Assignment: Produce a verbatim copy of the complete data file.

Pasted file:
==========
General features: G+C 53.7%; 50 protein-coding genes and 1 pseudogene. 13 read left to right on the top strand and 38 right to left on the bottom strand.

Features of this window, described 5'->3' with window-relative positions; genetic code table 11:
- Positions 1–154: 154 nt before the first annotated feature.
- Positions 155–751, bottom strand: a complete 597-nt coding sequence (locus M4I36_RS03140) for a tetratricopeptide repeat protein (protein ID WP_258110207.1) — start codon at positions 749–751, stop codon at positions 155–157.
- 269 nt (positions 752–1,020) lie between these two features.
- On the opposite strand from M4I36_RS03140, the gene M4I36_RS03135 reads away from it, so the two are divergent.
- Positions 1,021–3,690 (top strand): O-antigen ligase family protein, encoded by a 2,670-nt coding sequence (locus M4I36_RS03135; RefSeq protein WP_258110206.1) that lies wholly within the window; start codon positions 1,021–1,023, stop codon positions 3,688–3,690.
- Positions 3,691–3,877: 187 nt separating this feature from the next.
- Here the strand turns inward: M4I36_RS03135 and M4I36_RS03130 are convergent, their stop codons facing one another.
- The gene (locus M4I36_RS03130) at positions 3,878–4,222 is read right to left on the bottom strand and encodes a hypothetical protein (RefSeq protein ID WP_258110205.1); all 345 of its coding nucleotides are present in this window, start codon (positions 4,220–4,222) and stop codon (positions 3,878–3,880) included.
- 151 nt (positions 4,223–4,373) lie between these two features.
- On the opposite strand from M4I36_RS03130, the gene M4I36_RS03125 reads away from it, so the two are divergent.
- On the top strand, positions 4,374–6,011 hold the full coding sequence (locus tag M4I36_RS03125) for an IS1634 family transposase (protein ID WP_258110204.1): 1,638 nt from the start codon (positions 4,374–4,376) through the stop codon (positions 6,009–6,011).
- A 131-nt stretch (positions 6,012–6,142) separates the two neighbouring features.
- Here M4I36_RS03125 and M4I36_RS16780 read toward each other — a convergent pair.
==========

General features: G+C 53.7%; 50 protein-coding genes and 1 pseudogene. 13 read left to right on the top strand and 38 right to left on the bottom strand.

Features of this window, described 5'->3' with window-relative positions; genetic code table 11:
- Positions 1–154: 154 nt before the first annotated feature.
- Positions 155–751, bottom strand: a complete 597-nt coding sequence (locus M4I36_RS03140) for a tetratricopeptide repeat protein (protein ID WP_258110207.1) — start codon at positions 749–751, stop codon at positions 155–157.
- 269 nt (positions 752–1,020) lie between these two features.
- On the opposite strand from M4I36_RS03140, the gene M4I36_RS03135 reads away from it, so the two are divergent.
- Positions 1,021–3,690 (top strand): O-antigen ligase family protein, encoded by a 2,670-nt coding sequence (locus M4I36_RS03135; RefSeq protein WP_258110206.1) that lies wholly within the window; start codon positions 1,021–1,023, stop codon positions 3,688–3,690.
- Positions 3,691–3,877: 187 nt separating this feature from the next.
- Here the strand turns inward: M4I36_RS03135 and M4I36_RS03130 are convergent, their stop codons facing one another.
- The gene (locus M4I36_RS03130) at positions 3,878–4,222 is read right to left on the bottom strand and encodes a hypothetical protein (RefSeq protein ID WP_258110205.1); all 345 of its coding nucleotides are present in this window, start codon (positions 4,220–4,222) and stop codon (positions 3,878–3,880) included.
- 151 nt (positions 4,223–4,373) lie between these two features.
- On the opposite strand from M4I36_RS03130, the gene M4I36_RS03125 reads away from it, so the two are divergent.
- On the top strand, positions 4,374–6,011 hold the full coding sequence (locus tag M4I36_RS03125) for an IS1634 family transposase (protein ID WP_258110204.1): 1,638 nt from the start codon (positions 4,374–4,376) through the stop codon (positions 6,009–6,011).
- A 131-nt stretch (positions 6,012–6,142) separates the two neighbouring features.
- Here M4I36_RS03125 and M4I36_RS16780 read toward each other — a convergent pair.